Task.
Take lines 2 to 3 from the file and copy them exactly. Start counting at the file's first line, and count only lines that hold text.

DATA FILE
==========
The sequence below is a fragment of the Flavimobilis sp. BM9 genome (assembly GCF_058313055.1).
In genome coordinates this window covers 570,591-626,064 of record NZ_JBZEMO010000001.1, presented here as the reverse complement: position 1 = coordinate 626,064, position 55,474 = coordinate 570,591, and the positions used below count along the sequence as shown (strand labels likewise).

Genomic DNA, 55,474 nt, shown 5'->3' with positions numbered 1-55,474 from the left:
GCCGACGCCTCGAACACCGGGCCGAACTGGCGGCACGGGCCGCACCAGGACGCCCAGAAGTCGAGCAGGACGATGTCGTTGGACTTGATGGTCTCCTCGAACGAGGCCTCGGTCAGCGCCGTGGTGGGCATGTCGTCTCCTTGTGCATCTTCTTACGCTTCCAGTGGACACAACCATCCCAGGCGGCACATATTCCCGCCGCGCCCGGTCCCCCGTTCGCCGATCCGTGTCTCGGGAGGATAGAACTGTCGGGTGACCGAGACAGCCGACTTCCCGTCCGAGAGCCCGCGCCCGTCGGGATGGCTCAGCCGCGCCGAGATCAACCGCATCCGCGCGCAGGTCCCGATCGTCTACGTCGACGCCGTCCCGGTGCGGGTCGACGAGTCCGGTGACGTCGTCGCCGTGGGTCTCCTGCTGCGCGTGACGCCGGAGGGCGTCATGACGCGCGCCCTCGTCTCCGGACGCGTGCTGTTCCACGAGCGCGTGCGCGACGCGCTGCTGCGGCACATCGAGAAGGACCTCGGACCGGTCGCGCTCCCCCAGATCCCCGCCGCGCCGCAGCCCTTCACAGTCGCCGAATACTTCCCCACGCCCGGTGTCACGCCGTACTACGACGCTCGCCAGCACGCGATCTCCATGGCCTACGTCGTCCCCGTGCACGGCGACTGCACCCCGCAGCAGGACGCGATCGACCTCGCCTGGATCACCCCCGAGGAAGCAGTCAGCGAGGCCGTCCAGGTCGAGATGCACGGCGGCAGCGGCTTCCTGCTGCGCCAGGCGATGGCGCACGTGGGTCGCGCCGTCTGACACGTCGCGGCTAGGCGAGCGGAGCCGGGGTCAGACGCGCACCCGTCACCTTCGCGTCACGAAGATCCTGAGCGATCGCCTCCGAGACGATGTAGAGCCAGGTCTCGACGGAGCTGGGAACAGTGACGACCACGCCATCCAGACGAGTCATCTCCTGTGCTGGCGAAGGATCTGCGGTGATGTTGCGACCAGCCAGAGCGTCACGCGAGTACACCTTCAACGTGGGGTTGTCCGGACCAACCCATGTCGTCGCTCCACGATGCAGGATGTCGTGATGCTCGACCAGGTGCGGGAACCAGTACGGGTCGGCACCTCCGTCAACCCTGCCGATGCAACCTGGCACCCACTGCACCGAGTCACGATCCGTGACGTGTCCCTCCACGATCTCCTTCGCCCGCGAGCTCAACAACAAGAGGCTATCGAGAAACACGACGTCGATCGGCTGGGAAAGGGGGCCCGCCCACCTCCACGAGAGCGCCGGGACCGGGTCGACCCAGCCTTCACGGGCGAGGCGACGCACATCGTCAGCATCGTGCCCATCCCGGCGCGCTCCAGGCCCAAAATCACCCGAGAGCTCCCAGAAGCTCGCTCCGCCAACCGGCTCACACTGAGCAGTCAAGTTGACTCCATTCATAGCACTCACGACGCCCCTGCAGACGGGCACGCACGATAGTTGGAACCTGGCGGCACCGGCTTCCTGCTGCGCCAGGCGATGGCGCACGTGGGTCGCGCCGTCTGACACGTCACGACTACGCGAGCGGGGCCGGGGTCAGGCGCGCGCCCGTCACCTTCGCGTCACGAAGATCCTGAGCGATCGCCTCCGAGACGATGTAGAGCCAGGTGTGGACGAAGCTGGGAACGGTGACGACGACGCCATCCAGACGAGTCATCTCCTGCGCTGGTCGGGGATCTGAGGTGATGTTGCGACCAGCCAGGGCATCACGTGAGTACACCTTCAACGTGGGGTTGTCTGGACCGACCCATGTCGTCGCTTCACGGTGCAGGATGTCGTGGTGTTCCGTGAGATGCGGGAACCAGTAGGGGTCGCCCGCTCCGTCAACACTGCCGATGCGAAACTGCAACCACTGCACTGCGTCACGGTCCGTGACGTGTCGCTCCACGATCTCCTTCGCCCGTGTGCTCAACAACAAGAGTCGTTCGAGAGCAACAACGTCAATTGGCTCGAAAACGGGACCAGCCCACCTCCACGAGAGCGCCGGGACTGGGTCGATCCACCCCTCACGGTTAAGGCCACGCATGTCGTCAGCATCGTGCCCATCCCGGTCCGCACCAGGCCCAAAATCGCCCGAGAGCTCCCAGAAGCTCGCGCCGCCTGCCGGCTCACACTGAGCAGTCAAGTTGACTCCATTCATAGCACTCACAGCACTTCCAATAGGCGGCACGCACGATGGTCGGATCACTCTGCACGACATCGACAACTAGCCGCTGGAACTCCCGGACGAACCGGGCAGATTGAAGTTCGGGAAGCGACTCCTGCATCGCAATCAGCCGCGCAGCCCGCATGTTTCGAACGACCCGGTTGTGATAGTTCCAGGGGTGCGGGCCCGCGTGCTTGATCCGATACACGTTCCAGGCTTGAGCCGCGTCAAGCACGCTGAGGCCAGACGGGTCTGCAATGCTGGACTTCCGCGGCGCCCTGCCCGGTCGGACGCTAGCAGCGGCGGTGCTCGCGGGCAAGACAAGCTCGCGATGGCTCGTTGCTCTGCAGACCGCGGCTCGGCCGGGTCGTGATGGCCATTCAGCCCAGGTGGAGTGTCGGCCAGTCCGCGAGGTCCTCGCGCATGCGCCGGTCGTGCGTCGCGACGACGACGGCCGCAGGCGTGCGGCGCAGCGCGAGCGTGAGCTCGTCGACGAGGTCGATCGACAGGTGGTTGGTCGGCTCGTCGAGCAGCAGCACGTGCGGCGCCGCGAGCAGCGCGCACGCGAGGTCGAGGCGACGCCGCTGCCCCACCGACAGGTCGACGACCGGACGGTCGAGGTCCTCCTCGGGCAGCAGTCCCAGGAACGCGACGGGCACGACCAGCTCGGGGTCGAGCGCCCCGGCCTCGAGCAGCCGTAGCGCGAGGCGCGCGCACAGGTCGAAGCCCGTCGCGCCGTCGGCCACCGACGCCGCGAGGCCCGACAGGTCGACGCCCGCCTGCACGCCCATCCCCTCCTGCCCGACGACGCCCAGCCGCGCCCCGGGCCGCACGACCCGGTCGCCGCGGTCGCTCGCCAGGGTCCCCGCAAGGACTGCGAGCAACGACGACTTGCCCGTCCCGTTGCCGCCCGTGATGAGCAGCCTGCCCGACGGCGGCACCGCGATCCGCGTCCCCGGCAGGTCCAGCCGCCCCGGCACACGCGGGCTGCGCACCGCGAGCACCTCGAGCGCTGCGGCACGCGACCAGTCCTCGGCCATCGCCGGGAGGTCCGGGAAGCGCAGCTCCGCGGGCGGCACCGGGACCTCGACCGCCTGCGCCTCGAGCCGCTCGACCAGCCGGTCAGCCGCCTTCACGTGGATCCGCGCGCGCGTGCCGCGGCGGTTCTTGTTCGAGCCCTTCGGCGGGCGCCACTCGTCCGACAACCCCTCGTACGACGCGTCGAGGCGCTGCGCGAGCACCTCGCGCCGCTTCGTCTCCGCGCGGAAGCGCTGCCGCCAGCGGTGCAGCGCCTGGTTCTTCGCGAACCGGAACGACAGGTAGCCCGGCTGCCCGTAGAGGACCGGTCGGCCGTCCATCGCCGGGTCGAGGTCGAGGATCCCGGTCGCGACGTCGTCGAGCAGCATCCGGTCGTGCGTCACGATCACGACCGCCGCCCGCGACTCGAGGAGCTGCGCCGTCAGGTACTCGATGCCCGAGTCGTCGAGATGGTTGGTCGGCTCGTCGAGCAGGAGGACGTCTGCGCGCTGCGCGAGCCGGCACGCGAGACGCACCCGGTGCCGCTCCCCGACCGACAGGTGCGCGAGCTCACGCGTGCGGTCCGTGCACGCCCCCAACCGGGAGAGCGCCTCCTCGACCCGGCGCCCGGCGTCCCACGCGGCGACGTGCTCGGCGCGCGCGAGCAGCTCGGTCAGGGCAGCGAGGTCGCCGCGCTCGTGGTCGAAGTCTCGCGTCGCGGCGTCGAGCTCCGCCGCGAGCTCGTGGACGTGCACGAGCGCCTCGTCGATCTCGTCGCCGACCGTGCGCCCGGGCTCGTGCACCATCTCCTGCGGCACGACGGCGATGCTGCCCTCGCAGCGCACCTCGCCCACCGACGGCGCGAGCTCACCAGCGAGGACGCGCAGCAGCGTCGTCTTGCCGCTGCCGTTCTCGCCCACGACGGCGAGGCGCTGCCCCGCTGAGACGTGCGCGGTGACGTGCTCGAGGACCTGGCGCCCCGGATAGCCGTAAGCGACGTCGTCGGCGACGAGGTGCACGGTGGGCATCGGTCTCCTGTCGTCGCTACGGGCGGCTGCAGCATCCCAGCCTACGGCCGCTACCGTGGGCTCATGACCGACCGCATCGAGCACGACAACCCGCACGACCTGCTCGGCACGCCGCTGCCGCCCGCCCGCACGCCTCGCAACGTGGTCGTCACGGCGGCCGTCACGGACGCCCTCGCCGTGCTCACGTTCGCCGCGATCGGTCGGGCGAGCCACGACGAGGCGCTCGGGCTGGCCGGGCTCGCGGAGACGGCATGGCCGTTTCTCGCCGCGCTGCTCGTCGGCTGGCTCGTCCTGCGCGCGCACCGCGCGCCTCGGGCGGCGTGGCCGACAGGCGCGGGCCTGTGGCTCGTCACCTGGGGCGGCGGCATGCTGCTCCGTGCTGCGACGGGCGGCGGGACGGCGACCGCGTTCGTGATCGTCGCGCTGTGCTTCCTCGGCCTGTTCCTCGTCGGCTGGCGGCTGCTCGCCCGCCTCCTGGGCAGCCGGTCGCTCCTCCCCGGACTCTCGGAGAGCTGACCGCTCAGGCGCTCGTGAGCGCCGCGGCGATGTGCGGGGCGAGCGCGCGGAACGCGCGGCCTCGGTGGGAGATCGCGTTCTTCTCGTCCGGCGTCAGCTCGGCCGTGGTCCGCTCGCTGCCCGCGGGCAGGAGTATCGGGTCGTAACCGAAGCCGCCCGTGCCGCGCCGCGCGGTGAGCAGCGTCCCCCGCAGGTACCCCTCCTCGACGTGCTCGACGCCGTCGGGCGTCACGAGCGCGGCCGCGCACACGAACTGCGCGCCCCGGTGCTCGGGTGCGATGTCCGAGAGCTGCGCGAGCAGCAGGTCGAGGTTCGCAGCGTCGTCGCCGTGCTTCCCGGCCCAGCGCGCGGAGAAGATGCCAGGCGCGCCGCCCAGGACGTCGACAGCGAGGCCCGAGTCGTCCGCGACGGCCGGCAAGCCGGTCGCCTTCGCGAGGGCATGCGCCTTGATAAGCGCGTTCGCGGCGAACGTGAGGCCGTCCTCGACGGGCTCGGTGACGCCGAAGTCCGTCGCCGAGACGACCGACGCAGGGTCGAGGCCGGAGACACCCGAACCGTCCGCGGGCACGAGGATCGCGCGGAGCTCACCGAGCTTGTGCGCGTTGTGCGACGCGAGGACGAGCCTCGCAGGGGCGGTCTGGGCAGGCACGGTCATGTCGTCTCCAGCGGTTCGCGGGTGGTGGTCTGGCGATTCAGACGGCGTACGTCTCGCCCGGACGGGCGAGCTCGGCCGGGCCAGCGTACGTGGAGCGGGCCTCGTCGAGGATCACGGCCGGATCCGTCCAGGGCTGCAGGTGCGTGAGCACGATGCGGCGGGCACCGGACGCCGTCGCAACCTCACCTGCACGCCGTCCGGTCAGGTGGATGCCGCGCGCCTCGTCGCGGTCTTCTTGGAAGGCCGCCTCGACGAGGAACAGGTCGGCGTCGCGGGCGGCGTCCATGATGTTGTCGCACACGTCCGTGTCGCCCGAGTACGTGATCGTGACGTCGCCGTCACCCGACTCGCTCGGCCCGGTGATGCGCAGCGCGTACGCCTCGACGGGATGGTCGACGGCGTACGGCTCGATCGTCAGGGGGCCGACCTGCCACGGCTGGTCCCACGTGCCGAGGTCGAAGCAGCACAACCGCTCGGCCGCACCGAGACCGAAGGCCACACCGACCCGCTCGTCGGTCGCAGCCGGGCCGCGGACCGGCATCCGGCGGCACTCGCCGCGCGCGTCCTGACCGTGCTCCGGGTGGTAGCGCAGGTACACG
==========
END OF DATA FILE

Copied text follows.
In genome coordinates this window covers 570,591-626,064 of record NZ_JBZEMO010000001.1, presented here as the reverse complement: position 1 = coordinate 626,064, position 55,474 = coordinate 570,591, and the positions used below count along the sequence as shown (strand labels likewise).

Genomic DNA, 55,474 nt, shown 5'->3' with positions numbered 1-55,474 from the left: